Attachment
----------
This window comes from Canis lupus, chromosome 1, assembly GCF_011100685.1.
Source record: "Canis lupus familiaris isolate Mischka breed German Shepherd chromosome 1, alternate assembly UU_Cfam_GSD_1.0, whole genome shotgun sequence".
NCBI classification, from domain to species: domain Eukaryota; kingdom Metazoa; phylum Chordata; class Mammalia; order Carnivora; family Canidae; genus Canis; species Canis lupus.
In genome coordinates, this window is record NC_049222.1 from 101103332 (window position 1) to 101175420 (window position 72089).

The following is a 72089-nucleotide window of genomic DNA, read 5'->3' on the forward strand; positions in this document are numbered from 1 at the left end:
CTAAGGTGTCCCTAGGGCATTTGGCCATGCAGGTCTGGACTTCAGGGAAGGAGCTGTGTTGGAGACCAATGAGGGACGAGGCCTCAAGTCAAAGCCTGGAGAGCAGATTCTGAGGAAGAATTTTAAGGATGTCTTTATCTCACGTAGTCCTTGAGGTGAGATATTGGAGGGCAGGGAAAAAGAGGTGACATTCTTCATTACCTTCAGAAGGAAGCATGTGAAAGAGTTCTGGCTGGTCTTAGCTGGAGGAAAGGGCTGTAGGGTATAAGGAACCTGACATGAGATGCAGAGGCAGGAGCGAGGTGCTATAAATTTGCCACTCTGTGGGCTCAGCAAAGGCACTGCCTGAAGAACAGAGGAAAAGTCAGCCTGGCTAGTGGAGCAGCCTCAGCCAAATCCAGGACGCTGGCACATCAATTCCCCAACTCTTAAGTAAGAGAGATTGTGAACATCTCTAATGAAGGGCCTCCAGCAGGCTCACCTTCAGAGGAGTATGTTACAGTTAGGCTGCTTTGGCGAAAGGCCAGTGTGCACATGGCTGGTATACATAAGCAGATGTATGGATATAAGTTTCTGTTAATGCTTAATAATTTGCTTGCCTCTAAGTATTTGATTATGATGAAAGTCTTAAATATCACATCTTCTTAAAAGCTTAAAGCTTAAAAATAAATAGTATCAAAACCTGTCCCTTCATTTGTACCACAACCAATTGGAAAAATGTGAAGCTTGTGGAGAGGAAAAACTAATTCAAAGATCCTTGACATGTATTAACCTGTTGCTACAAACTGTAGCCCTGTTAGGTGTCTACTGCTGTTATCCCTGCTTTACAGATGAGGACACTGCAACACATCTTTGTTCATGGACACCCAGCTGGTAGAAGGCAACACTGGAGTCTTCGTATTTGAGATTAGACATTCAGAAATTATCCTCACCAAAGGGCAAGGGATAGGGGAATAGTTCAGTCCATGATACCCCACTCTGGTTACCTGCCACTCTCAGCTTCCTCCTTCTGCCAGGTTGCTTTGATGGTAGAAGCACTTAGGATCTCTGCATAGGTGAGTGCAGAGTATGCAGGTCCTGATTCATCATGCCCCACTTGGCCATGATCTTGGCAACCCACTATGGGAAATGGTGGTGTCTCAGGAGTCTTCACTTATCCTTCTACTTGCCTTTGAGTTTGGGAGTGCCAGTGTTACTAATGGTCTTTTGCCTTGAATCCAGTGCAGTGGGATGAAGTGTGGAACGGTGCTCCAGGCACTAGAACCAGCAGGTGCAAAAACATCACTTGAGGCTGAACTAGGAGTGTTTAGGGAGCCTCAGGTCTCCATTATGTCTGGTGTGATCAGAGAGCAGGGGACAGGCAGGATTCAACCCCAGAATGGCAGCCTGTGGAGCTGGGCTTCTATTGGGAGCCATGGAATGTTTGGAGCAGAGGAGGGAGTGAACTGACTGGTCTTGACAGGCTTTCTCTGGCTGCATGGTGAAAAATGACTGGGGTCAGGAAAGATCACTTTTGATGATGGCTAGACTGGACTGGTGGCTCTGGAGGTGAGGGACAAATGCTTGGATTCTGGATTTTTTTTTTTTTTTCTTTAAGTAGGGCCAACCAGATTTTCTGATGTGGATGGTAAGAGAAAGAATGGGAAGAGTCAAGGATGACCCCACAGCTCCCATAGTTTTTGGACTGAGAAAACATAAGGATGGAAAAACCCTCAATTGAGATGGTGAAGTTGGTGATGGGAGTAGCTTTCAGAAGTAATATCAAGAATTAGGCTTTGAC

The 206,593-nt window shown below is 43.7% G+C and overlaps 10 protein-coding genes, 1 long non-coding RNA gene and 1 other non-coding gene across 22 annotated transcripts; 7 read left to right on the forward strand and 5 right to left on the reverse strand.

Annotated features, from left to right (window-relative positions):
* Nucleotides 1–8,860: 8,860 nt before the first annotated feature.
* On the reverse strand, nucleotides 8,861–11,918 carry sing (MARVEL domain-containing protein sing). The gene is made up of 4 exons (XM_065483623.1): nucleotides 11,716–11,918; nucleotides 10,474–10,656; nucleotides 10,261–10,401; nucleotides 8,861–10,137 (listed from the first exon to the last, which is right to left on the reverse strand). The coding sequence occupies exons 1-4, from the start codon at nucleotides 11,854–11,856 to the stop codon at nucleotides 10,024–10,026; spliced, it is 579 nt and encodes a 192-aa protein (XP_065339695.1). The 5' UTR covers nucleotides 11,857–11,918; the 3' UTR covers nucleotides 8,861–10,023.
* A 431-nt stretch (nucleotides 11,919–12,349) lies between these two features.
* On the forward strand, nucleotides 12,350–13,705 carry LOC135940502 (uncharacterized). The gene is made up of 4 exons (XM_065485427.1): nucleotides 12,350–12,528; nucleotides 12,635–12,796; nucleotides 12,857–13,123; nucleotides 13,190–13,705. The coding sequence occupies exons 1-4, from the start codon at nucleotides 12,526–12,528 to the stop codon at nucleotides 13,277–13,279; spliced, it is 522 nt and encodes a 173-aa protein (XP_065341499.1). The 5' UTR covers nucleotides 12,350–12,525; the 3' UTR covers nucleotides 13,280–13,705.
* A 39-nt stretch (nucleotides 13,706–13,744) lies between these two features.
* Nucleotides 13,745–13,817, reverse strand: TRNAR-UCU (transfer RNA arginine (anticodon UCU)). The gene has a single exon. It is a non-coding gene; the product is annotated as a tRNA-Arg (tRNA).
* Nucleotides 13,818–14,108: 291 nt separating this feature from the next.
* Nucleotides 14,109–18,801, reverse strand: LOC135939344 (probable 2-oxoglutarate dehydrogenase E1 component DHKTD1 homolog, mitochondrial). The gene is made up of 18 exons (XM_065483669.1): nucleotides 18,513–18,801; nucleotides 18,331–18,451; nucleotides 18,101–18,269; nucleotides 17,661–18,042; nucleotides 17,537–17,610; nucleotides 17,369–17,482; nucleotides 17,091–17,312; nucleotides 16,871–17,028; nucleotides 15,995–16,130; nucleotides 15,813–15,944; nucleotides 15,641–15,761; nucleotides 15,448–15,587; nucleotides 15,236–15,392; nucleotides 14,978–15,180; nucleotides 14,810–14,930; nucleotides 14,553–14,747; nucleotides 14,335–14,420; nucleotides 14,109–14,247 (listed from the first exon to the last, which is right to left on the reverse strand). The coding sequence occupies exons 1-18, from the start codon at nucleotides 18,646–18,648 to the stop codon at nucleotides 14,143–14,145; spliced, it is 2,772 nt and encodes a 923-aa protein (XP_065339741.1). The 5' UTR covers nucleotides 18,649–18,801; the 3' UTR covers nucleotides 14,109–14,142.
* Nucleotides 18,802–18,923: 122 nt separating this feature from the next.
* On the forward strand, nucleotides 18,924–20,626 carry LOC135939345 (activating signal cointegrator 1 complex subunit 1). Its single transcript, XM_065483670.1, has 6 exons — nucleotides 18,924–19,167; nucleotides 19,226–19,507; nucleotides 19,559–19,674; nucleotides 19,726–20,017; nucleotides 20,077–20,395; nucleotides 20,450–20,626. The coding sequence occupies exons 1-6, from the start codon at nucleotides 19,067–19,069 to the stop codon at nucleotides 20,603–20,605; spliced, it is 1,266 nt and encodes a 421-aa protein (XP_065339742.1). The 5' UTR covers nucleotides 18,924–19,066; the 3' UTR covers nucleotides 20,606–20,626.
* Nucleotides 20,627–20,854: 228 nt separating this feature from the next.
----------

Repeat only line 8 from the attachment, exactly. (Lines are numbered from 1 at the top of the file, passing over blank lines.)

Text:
Annotated features, from left to right (window-relative positions):